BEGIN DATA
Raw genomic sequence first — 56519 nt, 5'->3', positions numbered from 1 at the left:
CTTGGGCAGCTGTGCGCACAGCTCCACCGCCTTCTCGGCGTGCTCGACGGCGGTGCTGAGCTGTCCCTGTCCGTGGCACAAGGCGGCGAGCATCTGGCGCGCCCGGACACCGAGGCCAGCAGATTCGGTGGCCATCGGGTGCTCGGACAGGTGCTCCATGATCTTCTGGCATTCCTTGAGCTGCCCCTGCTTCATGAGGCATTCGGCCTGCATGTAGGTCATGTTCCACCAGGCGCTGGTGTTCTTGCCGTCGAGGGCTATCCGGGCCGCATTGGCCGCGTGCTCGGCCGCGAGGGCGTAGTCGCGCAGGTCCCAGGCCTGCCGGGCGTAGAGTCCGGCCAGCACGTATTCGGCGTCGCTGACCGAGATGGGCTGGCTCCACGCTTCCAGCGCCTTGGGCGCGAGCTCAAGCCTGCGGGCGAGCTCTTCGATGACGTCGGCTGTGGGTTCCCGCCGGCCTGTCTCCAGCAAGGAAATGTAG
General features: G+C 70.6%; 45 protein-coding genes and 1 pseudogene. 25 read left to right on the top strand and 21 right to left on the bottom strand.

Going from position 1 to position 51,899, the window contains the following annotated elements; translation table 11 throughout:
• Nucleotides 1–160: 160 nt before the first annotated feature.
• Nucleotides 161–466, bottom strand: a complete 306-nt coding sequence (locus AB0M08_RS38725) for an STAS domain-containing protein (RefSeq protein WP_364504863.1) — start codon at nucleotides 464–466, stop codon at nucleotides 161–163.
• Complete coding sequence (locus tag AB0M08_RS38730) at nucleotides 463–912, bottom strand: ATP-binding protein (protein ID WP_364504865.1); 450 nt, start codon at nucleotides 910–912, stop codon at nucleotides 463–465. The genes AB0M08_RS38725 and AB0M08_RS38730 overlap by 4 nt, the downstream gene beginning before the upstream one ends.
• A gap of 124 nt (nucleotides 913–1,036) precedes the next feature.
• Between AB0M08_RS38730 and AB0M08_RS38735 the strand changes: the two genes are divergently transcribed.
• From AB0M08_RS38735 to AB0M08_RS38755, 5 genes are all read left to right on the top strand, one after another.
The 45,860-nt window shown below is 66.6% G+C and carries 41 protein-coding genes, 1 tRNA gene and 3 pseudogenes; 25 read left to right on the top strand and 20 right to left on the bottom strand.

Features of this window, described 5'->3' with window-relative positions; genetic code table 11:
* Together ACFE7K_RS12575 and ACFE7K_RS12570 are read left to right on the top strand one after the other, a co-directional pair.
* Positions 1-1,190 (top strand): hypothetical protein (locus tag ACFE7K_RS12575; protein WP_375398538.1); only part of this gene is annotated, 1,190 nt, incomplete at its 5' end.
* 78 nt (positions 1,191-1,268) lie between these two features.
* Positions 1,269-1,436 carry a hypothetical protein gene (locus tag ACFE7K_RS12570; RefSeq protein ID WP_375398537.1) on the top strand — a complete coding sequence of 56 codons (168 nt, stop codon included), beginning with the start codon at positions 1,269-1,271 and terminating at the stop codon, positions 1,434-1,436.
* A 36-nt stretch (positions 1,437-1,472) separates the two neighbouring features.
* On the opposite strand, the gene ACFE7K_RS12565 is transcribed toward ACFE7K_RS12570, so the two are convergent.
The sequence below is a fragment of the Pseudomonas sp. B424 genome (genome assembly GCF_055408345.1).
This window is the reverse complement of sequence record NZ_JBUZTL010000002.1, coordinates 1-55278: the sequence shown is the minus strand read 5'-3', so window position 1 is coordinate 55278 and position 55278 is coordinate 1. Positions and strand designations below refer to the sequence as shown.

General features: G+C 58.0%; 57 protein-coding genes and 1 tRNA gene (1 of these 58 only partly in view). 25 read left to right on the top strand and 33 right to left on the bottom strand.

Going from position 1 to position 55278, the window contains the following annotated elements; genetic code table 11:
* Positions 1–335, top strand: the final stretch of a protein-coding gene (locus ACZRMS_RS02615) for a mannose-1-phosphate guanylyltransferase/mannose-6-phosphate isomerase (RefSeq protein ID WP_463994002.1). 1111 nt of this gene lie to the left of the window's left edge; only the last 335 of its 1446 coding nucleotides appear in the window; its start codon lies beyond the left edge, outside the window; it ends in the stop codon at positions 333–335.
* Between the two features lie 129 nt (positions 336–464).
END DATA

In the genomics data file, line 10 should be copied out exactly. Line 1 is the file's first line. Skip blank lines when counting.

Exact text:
• From AB0M08_RS38735 to AB0M08_RS38755, 5 genes are all read left to right on the top strand, one after another.